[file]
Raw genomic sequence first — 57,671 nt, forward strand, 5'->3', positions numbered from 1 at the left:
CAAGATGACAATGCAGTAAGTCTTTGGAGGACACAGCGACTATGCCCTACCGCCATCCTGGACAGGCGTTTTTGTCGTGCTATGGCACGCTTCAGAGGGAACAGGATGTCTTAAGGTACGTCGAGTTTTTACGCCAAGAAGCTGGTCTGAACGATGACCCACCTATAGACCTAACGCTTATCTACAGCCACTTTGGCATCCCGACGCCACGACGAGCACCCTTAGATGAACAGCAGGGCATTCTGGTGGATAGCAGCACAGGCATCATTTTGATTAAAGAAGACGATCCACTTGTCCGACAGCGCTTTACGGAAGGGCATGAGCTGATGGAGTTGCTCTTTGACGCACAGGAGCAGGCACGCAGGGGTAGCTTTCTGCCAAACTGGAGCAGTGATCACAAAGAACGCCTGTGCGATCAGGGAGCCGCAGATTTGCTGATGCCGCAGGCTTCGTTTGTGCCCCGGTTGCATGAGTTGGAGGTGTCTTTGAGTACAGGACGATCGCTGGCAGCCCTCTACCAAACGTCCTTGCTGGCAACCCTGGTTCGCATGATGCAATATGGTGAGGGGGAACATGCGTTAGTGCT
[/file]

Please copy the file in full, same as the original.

Raw genomic sequence first — 57,671 nt, forward strand, 5'->3', positions numbered from 1 at the left:
CAAGATGACAATGCAGTAAGTCTTTGGAGGACACAGCGACTATGCCCTACCGCCATCCTGGACAGGCGTTTTTGTCGTGCTATGGCACGCTTCAGAGGGAACAGGATGTCTTAAGGTACGTCGAGTTTTTACGCCAAGAAGCTGGTCTGAACGATGACCCACCTATAGACCTAACGCTTATCTACAGCCACTTTGGCATCCCGACGCCACGACGAGCACCCTTAGATGAACAGCAGGGCATTCTGGTGGATAGCAGCACAGGCATCATTTTGATTAAAGAAGACGATCCACTTGTCCGACAGCGCTTTACGGAAGGGCATGAGCTGATGGAGTTGCTCTTTGACGCACAGGAGCAGGCACGCAGGGGTAGCTTTCTGCCAAACTGGAGCAGTGATCACAAAGAACGCCTGTGCGATCAGGGAGCCGCAGATTTGCTGATGCCGCAGGCTTCGTTTGTGCCCCGGTTGCATGAGTTGGAGGTGTCTTTGAGTACAGGACGATCGCTGGCAGCCCTCTACCAAACGTCCTTGCTGGCAACCCTGGTTCGCATGATGCAATATGGTGAGGGGGAACATGCGTTAGTGCT